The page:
Review Article

Gallbladder cancer: epidemiology and genetic risk associations

Mikayla A. Schmidt, Lorena Marcano-Bonilla, Lewis R. Roberts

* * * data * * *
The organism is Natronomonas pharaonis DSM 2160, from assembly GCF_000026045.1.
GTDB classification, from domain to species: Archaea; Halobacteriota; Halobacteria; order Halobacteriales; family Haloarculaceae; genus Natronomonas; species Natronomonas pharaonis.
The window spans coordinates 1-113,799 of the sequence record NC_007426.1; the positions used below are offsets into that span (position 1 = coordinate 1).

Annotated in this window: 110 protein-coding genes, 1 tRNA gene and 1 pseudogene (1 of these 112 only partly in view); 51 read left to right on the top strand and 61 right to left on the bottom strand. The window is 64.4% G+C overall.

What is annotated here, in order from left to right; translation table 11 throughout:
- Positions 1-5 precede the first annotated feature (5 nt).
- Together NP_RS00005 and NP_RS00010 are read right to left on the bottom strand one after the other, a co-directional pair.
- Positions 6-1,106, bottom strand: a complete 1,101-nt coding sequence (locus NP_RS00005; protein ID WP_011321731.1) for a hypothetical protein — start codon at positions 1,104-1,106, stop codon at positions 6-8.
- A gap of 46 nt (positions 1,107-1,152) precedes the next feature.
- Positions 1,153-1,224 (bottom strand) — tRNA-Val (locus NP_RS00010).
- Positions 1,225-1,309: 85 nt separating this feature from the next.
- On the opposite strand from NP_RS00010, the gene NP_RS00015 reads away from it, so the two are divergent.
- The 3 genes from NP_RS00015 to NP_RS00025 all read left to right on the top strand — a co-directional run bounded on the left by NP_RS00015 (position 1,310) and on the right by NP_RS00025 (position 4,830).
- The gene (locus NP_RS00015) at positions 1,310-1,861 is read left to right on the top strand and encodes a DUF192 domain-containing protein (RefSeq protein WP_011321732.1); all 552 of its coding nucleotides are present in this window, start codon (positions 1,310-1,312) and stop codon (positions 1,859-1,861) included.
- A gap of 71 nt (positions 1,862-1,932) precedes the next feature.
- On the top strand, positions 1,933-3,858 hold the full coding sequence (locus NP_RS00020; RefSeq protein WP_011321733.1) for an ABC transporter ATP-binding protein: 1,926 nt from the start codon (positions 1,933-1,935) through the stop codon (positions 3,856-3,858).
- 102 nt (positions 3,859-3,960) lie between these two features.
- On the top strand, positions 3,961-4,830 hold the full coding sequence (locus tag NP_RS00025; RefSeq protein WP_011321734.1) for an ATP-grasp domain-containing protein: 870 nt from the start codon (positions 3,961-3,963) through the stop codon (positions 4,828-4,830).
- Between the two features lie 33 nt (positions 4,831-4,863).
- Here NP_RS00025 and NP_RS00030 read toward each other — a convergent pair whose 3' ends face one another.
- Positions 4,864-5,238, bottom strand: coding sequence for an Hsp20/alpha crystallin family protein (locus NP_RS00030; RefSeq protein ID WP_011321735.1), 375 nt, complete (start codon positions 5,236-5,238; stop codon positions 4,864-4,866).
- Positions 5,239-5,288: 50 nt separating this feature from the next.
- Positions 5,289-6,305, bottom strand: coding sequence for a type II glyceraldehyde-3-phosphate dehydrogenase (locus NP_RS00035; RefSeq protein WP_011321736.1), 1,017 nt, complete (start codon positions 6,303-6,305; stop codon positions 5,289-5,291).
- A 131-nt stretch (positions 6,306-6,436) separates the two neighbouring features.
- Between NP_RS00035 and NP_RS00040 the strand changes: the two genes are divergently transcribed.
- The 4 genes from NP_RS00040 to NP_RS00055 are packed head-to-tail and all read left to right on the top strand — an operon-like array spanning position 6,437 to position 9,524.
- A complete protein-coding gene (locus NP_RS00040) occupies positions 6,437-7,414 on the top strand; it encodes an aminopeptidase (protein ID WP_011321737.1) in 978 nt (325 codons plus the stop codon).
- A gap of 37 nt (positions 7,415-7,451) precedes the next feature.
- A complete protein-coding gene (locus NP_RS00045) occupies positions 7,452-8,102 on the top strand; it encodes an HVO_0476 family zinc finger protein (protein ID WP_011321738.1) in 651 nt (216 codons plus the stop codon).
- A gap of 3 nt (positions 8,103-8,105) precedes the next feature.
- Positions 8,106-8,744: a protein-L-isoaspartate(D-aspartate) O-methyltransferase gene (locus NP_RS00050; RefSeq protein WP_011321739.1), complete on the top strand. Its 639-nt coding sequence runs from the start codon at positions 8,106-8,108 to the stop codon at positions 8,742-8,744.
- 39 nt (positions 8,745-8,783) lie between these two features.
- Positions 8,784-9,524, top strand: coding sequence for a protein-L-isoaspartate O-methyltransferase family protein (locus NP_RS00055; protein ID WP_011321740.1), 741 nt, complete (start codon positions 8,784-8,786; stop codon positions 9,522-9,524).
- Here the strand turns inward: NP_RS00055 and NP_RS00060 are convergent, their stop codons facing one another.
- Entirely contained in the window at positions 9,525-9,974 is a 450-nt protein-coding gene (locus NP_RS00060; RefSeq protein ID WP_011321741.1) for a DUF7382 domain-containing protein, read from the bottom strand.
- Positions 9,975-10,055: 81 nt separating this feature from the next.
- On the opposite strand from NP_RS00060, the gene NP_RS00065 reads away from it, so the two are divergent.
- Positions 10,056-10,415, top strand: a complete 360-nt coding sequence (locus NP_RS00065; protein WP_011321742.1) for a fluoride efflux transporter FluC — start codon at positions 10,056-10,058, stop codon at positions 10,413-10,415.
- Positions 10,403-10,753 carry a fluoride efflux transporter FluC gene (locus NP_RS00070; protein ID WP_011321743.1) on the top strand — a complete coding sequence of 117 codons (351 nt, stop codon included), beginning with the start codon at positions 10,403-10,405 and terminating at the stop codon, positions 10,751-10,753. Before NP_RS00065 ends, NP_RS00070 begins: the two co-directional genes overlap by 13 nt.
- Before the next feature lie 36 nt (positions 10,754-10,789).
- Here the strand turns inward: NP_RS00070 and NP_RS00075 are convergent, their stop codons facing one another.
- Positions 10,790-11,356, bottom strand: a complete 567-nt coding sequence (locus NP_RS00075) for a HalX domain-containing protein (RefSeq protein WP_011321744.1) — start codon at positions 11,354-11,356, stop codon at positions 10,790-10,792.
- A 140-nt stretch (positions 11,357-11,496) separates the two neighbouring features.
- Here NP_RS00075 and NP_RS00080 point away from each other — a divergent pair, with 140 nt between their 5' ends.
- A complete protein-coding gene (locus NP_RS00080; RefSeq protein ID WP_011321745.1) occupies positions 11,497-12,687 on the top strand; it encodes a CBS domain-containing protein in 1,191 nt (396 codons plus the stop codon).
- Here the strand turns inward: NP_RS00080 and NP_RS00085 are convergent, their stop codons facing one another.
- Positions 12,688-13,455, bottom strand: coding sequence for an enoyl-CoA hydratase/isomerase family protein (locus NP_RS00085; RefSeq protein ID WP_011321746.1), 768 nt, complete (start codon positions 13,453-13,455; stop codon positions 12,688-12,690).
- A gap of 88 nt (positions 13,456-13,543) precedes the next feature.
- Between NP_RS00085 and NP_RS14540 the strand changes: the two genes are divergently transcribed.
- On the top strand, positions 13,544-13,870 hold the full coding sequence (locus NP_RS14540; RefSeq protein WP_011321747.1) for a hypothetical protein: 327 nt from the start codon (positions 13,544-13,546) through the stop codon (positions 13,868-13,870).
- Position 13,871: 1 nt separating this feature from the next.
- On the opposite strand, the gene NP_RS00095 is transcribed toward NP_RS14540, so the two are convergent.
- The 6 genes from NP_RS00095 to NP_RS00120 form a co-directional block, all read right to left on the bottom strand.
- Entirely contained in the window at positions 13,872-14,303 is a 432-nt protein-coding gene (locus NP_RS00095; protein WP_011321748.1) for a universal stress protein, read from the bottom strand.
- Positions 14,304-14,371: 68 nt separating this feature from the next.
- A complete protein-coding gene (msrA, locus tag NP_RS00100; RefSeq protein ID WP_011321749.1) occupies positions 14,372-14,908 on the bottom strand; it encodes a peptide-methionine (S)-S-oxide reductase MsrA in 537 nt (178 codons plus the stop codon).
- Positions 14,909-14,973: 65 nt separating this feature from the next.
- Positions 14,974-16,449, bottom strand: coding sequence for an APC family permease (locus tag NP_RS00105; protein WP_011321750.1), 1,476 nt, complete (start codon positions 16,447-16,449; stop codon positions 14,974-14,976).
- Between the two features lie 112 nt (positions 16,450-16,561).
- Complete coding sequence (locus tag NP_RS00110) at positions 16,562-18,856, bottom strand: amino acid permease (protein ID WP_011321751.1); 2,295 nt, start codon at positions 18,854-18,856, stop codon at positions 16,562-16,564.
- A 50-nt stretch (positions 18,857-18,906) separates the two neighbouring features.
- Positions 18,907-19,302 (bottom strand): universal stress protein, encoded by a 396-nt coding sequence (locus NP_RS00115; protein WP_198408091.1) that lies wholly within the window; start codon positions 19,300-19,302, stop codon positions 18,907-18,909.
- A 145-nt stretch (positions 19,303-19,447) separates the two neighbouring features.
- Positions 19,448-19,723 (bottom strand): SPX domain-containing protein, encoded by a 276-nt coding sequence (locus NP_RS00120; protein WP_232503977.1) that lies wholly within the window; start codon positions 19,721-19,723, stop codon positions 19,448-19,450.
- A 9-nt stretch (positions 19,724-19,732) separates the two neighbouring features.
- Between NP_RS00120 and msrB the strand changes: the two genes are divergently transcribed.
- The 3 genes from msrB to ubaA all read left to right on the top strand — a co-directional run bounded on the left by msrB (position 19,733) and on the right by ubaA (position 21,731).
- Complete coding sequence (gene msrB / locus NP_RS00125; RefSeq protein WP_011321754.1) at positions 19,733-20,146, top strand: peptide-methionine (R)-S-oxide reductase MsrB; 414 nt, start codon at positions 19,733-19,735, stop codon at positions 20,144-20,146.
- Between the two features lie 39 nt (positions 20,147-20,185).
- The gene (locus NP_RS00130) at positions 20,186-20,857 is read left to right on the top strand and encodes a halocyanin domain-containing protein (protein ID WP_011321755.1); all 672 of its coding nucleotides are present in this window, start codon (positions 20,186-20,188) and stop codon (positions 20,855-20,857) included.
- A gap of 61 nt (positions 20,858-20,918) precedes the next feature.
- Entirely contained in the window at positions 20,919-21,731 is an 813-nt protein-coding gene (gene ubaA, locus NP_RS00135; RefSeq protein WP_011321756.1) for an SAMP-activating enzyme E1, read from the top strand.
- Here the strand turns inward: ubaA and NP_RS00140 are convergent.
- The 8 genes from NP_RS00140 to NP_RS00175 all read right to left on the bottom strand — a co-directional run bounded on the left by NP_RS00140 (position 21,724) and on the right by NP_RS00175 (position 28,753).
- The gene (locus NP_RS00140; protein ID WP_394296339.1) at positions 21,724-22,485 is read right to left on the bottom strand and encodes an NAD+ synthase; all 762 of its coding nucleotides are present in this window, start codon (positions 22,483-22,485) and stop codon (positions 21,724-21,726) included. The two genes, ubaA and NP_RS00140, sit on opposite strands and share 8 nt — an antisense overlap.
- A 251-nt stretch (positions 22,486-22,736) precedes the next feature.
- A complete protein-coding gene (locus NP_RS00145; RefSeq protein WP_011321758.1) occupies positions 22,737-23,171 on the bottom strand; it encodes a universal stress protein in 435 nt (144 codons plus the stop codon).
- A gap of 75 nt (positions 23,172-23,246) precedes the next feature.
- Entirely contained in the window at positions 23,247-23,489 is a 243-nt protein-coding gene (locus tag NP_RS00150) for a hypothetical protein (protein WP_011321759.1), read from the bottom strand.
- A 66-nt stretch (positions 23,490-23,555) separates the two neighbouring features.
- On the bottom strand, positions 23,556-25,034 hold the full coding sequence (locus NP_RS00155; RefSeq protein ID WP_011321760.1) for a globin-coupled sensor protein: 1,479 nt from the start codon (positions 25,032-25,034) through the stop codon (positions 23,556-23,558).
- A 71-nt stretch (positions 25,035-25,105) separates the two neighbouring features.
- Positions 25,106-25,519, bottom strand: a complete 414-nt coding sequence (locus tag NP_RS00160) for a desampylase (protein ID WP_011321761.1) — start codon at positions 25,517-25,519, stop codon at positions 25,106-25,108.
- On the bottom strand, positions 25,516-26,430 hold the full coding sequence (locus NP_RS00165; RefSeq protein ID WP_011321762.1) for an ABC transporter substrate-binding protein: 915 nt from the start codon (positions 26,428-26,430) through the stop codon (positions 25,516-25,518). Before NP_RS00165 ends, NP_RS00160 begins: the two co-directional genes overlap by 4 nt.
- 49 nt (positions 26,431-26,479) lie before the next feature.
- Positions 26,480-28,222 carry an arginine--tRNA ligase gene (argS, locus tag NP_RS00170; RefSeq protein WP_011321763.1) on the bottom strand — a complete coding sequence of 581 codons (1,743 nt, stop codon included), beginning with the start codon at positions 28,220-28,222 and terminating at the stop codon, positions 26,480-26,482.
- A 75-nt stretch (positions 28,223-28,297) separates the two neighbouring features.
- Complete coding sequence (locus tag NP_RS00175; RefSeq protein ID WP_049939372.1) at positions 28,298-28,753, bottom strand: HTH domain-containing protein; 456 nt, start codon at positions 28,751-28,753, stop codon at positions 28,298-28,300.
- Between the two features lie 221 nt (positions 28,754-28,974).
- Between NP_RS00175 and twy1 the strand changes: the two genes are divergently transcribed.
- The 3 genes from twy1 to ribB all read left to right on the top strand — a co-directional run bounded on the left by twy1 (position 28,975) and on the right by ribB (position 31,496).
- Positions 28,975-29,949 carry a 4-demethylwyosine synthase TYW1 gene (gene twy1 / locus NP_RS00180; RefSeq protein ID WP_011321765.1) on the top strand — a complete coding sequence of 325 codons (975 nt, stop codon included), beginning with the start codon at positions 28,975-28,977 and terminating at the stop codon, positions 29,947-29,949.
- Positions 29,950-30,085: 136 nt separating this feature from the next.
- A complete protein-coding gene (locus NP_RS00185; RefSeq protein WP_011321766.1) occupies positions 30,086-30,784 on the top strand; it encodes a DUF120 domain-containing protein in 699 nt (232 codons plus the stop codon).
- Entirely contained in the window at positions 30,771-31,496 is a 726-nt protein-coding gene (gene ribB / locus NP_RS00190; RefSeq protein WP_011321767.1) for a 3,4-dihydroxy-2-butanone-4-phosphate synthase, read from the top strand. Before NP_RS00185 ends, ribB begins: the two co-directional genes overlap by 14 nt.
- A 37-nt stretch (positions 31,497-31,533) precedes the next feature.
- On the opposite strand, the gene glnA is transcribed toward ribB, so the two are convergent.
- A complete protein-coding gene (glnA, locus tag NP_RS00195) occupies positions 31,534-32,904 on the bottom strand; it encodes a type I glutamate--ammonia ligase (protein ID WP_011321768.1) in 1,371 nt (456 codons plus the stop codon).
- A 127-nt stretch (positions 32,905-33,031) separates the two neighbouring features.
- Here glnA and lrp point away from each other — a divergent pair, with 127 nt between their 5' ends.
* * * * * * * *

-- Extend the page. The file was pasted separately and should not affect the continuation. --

Gallbladder cancer (GBC) is a form of hepatobiliary malignancy that develops from the mucosal lining of the gallbladder. The early development of gallbladder cancer is usually asymptomatic and gallbladder cancer has a high propensity to metastatic dissemination, thus most patients are diagnosed at intermediate to advanced stages for which there is no curative treatment. Consequently, gallbladder cancer is highly lethal. Though the overall global incidence of gallbladder cancer is low, there is marked geographic variation and ethnic communities in Asia as well as Native American populations in both North and South America are affected disproportionately. This article provides a comprehensive overview of the current epidemiology and risk and protective factors associated with gallbladder cancer development. In addition, the current knowledge on environmental and genetic risk associations for gallbladder cancer and the need for additional large-scale genome wide association studies (GWAS) are discussed.

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